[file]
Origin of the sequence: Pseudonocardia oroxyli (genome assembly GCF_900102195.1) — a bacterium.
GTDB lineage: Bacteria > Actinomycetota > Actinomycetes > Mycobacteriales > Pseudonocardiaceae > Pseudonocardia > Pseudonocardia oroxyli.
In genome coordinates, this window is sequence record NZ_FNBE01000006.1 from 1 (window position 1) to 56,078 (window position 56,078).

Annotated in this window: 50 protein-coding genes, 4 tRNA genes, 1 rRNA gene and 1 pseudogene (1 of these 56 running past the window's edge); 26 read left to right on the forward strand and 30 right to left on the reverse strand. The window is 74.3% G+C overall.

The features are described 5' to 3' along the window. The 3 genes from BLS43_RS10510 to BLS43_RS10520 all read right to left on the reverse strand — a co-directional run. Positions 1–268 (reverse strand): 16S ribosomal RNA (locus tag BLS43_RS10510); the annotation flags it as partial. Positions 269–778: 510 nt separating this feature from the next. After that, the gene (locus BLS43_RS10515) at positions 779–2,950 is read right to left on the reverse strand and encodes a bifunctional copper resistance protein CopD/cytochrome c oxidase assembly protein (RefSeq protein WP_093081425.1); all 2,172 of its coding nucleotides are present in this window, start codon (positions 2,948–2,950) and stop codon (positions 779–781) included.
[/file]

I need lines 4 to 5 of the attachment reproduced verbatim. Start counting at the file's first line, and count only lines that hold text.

Annotated in this window: 50 protein-coding genes, 4 tRNA genes, 1 rRNA gene and 1 pseudogene (1 of these 56 running past the window's edge); 26 read left to right on the forward strand and 30 right to left on the reverse strand. The window is 74.3% G+C overall.

The features are described 5' to 3' along the window. The 3 genes from BLS43_RS10510 to BLS43_RS10520 all read right to left on the reverse strand — a co-directional run. Positions 1–268 (reverse strand): 16S ribosomal RNA (locus tag BLS43_RS10510); the annotation flags it as partial. Positions 269–778: 510 nt separating this feature from the next. After that, the gene (locus BLS43_RS10515) at positions 779–2,950 is read right to left on the reverse strand and encodes a bifunctional copper resistance protein CopD/cytochrome c oxidase assembly protein (RefSeq protein WP_093081425.1); all 2,172 of its coding nucleotides are present in this window, start codon (positions 2,948–2,950) and stop codon (positions 779–781) included.